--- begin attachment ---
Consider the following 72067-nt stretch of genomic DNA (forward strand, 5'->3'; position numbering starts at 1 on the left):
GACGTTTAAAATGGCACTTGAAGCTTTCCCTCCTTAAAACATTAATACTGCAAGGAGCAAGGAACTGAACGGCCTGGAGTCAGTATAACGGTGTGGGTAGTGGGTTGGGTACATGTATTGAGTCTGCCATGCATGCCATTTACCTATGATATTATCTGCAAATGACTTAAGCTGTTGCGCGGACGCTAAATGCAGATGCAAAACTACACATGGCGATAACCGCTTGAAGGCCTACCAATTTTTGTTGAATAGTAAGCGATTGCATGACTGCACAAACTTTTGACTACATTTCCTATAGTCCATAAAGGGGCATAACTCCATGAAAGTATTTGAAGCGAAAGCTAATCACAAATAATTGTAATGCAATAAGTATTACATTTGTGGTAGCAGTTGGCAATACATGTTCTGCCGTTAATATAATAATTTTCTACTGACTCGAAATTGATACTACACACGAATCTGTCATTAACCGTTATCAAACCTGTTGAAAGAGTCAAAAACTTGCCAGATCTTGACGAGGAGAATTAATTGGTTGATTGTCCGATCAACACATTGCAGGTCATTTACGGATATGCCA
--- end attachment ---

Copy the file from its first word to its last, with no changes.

Consider the following 72067-nt stretch of genomic DNA (forward strand, 5'->3'; position numbering starts at 1 on the left):
GACGTTTAAAATGGCACTTGAAGCTTTCCCTCCTTAAAACATTAATACTGCAAGGAGCAAGGAACTGAACGGCCTGGAGTCAGTATAACGGTGTGGGTAGTGGGTTGGGTACATGTATTGAGTCTGCCATGCATGCCATTTACCTATGATATTATCTGCAAATGACTTAAGCTGTTGCGCGGACGCTAAATGCAGATGCAAAACTACACATGGCGATAACCGCTTGAAGGCCTACCAATTTTTGTTGAATAGTAAGCGATTGCATGACTGCACAAACTTTTGACTACATTTCCTATAGTCCATAAAGGGGCATAACTCCATGAAAGTATTTGAAGCGAAAGCTAATCACAAATAATTGTAATGCAATAAGTATTACATTTGTGGTAGCAGTTGGCAATACATGTTCTGCCGTTAATATAATAATTTTCTACTGACTCGAAATTGATACTACACACGAATCTGTCATTAACCGTTATCAAACCTGTTGAAAGAGTCAAAAACTTGCCAGATCTTGACGAGGAGAATTAATTGGTTGATTGTCCGATCAACACATTGCAGGTCATTTACGGATATGCCA